Llosent, 41, is a child of hippies. His French father came to Ibiza from London in 1969 to open a clothing store, met his Austrian wife and moved into a derelict finca, which they did up over the years. Llosent grew up fetching water and lighting fires. He started at Pacha as a bartender’s assistant – bringing new glasses, keeping things stocked – then moved to the guest list, where his key skill was keeping calm as outraged not-yet pop stars asked if he didn’t know who they were? “Talking solves everything,” he explained.
Two days later – hangovers are heavier when you hit my age – I hired a car and set out to check Arabi’s claim. I’d spent a large part of the late 1990s on the island at the pleasure dome of Manumission, blinking as dawn rose over Amnesia or resting at Salinas beach – near Ibiza’s ancient salt pans – ready to start again.
That Ibiza mixed the spirit of Glastonbury with Mediterranean sunshine, along with thudding superclubs, a boozy San Antonio and an almost unspoilt forest to the north. There were villages where the locals farmed and the hippies still hid, playing drums on Benirras beach and running organic cafés or agritourism B&Bs. I could eat. I could sleep. I could rave. And then repeat. Could that island still exist?
As I drove north along winding roads through tall pines, I saw the same old hippie market in the village of San Jose (also known as Sant Josep de sa Talaia). I wandered through stalls selling, well, the sort of things you might buy in Camden Market. I doubted the “Peak Hippie” years – when Mike Oldfield, Frank Zappa, Joni Mitchell, Robert Plant and Terence Stamp all had houses on the island – felt much like this.
Moving on to the northern coast, I came to Benirras to see if the real hippies were in town. The beach had pizza shacks serving up a slice or two, a gentle drift of marijuana smoke and families on bucket-and-spade holidays. A curious combination.
Just as night fell, the drummers started. Over by a wooden hut, the first few began a complex clattering rhythm that rattled away as other drummers materialised with bongos, African drums and even an alto sax. The thundering beats produced dancers and fire-eaters, and by the time I left, they’d created a scene that made Withnail and I look like a Richard Curtis film. I breathed a sigh of relief. The Ibizan anarchy was alive.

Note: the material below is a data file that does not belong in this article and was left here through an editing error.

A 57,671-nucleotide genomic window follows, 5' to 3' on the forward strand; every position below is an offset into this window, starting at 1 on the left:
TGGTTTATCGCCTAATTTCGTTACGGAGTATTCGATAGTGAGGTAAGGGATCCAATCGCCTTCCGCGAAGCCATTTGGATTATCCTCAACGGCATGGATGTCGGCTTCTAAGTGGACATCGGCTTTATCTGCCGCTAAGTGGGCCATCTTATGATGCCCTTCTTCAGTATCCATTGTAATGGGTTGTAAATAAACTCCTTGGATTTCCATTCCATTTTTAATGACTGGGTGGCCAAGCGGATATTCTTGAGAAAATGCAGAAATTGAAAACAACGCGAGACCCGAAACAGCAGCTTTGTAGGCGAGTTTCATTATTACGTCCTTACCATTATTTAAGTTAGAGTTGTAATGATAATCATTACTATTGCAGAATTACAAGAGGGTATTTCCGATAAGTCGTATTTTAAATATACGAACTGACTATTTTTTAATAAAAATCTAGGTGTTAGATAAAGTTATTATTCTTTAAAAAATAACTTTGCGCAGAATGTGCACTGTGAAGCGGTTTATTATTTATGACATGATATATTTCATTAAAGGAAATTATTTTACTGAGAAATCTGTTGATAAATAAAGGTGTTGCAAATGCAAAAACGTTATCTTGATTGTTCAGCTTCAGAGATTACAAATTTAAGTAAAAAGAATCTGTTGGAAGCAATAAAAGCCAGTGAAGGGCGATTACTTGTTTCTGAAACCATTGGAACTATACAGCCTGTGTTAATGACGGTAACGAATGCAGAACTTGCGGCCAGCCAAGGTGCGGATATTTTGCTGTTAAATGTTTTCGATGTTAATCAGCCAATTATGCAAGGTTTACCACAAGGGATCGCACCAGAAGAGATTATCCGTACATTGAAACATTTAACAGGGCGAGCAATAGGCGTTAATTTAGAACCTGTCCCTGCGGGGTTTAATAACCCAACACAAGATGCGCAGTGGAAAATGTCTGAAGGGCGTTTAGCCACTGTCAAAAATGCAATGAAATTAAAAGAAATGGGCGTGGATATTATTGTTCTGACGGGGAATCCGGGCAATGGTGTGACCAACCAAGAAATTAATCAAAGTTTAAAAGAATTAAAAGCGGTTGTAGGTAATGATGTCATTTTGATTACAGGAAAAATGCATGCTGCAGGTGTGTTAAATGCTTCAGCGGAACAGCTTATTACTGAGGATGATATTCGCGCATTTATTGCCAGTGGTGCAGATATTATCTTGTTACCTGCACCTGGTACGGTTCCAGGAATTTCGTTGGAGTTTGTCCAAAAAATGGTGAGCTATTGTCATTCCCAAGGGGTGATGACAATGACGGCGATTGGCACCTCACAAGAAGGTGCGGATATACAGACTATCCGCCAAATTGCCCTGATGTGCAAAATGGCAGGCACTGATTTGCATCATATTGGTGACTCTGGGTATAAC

Driving back, I found what had really changed since I was last there: restaurants, cocktail bars and boutique hotels had crept into the villages and towns along my way. Pikes hotel – beloved of Freddie Mercury and George Michael – had been rebooted and now hosted DJ nights and quality chefs in equal measure. It seemed that Ibiza Town, the increasingly cosmopolitan capital, had been extending its influence across the island, upgrading grubby bars in San Antonio and raising prices. That suited me, for sure, but I wondered if my daughters would ever get to run as wild as I had without the shots and free entry to foam parties.
Back at Pacha on Sunday evening, I ate sushi in the club’s restaurant and chatted to a few of the waiters and bar staff. “What’s really changed Ibiza is the iPhone,” said one. “When I first came here, you would enjoy the music, meet new people and everyone was just themselves. Now, it’s all selfies. You used to come here to experiment, now you come to pose.”
When I put this to Llosent, he nodded carefully. “I remember extravagant people running around Pacha, creating a wonderland, and we try to keep those principles,” he explained. “It is difficult now with celebrities – social media and phones mean we have different VIP areas, so they aren’t filmed. But in the end,” he pointed over my shoulder to the club where the dancers were starting their night, “they want to be on the dancefloor. The key to the success of all nightlife is the dancefloor. And somehow people let people be. If you respect the culture, you can be yourself and do whatever you want. It’s easy to say, but hard to explain. It’s just Ibiza.”
‘People let people be. If you respect the culture, you can be yourself and do whatever you want’